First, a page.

Sunday, July 04, 2010

Life and death

I drove through the warm summer evening last night to Zoe’s house in Sheffield with a smile on my face. The last two weeks of hot weather has been wonderful. Life seems easier and freer and so much more relaxed when we’re in a spell of settled summer weather.

Still, I can’t stop thinking about something small and sad that happened yesterday.  i was sitting on the floor below my open study window, with the breeze blowing warm air over my head and into the room, when I heard a thump above me, and I rushed outside, knowing what it was.

One of the best things about our house is the light. My study, and the bedroom above it, has windows facing north and south. But  - and it is a big but - this means that birds see the sky through both the windows and think they can fly straight through. If they are small birds, they do occasionally hit the window, fall to the ground, and then revive, and fly away. This is my younger son holding such a bird, 15 years ago.

jak holding a garden bird

But yesterday, the bird was a big and beautiful thrush. It was lying on the flags under my window with its eyes still open, and its beak opening and closing soundlessly. I lifted it up, but its neck was broken. I laid it under the cotoneaster tree, where it died.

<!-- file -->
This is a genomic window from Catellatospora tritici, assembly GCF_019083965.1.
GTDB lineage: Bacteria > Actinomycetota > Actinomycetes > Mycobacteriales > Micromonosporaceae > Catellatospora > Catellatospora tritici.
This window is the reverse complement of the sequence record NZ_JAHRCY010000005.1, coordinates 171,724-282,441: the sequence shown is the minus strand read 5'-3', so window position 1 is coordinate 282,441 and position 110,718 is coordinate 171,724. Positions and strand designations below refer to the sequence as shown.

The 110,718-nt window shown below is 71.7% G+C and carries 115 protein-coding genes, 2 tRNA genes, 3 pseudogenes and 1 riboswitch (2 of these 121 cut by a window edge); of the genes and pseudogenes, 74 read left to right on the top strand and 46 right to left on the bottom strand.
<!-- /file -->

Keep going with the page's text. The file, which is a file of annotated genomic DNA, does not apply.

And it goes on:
Secondly (and I don’t see it as a total non-sequitur) I need to say how pleased I am that after the attack on the flotilla taking aid to the people of Gaza, world opinion forced the Israeli government to say they would relax the siege a little. I hope they do. The Palestinians in Gaza need food, fuel, medicines, materials to rebuild houses and the infrastructure: and the children need toys. I don’t for a minute imagine that the Israeli government will let Gaza have everything it needs, but you know my mantra – It is better to light one small candle than to curse the darkness.

Meanwhile, and in case you didn’t know, Israeli settlers in the West Bank have (for years) been forcing Palestinians off their land, stealing their water, killing their livelihoods, knocking down their houses, and threatening their children. Read this article in the New York Times. It is written by Nicholas D Kristof, a top columnist followed by a million people on Twitter. I am full of hope. Perhaps the publication of this piece will bear fruit in terms of a better understanding of the injustices heaped on the Palestinians by the Israelis, who are in turn supported by the West through the aid that we send.

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